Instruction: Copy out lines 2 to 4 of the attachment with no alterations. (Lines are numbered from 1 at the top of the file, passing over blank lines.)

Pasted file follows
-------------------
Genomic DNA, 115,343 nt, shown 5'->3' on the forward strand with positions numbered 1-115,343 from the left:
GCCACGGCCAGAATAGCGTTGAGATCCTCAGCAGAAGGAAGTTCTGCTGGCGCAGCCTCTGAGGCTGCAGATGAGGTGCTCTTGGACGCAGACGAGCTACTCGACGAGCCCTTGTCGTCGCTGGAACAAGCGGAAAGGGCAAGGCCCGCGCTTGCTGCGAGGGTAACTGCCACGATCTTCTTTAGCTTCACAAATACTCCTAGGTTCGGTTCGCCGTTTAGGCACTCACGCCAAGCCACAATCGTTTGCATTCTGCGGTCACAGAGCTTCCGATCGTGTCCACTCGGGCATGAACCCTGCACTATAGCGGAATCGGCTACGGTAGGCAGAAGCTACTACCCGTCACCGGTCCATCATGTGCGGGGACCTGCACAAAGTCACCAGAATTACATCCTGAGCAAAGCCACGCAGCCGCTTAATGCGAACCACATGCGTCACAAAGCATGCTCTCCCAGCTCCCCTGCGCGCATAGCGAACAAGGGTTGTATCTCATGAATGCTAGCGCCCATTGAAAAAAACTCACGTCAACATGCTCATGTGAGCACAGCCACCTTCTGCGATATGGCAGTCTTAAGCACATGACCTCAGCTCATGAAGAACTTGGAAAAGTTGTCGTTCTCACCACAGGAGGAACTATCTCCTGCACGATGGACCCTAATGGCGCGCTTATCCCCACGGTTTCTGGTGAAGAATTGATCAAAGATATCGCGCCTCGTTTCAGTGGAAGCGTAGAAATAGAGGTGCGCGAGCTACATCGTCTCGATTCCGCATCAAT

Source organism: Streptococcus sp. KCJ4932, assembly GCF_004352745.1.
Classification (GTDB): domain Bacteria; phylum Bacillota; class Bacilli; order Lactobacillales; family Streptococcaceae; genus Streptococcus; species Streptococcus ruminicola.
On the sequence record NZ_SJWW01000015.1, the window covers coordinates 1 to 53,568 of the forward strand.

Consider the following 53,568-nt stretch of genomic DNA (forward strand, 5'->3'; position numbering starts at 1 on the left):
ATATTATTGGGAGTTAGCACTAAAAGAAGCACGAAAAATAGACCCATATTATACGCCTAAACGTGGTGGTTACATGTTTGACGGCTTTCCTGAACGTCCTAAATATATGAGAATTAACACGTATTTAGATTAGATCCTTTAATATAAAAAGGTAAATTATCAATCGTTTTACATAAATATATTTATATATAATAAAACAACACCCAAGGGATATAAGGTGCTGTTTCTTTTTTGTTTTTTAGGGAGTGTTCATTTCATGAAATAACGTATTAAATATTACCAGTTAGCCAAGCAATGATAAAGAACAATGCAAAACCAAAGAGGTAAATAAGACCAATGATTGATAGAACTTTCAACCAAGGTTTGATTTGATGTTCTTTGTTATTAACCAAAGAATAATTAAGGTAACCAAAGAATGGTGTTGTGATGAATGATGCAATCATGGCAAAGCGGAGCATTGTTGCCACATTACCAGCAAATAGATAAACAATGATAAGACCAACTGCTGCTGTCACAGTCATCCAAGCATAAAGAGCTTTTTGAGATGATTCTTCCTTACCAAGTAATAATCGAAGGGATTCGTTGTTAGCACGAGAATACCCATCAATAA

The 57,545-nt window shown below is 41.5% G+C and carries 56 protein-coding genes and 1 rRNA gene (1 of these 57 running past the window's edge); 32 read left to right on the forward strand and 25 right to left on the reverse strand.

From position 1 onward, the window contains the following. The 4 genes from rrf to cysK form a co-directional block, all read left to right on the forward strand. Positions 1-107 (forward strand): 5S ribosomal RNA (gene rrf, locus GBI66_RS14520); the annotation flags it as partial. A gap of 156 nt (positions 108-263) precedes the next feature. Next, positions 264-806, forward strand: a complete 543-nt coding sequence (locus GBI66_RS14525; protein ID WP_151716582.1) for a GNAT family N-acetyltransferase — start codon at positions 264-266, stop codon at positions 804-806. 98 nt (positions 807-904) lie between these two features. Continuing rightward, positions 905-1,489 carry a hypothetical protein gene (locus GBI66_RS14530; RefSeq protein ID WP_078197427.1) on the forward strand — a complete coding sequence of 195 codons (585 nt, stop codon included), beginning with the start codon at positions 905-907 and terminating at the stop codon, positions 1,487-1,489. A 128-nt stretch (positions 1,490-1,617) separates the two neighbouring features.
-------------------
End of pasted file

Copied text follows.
GCCACGGCCAGAATAGCGTTGAGATCCTCAGCAGAAGGAAGTTCTGCTGGCGCAGCCTCTGAGGCTGCAGATGAGGTGCTCTTGGACGCAGACGAGCTACTCGACGAGCCCTTGTCGTCGCTGGAACAAGCGGAAAGGGCAAGGCCCGCGCTTGCTGCGAGGGTAACTGCCACGATCTTCTTTAGCTTCACAAATACTCCTAGGTTCGGTTCGCCGTTTAGGCACTCACGCCAAGCCACAATCGTTTGCATTCTGCGGTCACAGAGCTTCCGATCGTGTCCACTCGGGCATGAACCCTGCACTATAGCGGAATCGGCTACGGTAGGCAGAAGCTACTACCCGTCACCGGTCCATCATGTGCGGGGACCTGCACAAAGTCACCAGAATTACATCCTGAGCAAAGCCACGCAGCCGCTTAATGCGAACCACATGCGTCACAAAGCATGCTCTCCCAGCTCCCCTGCGCGCATAGCGAACAAGGGTTGTATCTCATGAATGCTAGCGCCCATTGAAAAAAACTCACGTCAACATGCTCATGTGAGCACAGCCACCTTCTGCGATATGGCAGTCTTAAGCACATGACCTCAGCTCATGAAGAACTTGGAAAAGTTGTCGTTCTCACCACAGGAGGAACTATCTCCTGCACGATGGACCCTAATGGCGCGCTTATCCCCACGGTTTCTGGTGAAGAATTGATCAAAGATATCGCGCCTCGTTTCAGTGGAAGCGTAGAAATAGAGGTGCGCGAGCTACATCGTCTCGATTCCGCATCAAT

Source organism: Streptococcus sp. KCJ4932, assembly GCF_004352745.1.
Classification (GTDB): domain Bacteria; phylum Bacillota; class Bacilli; order Lactobacillales; family Streptococcaceae; genus Streptococcus; species Streptococcus ruminicola.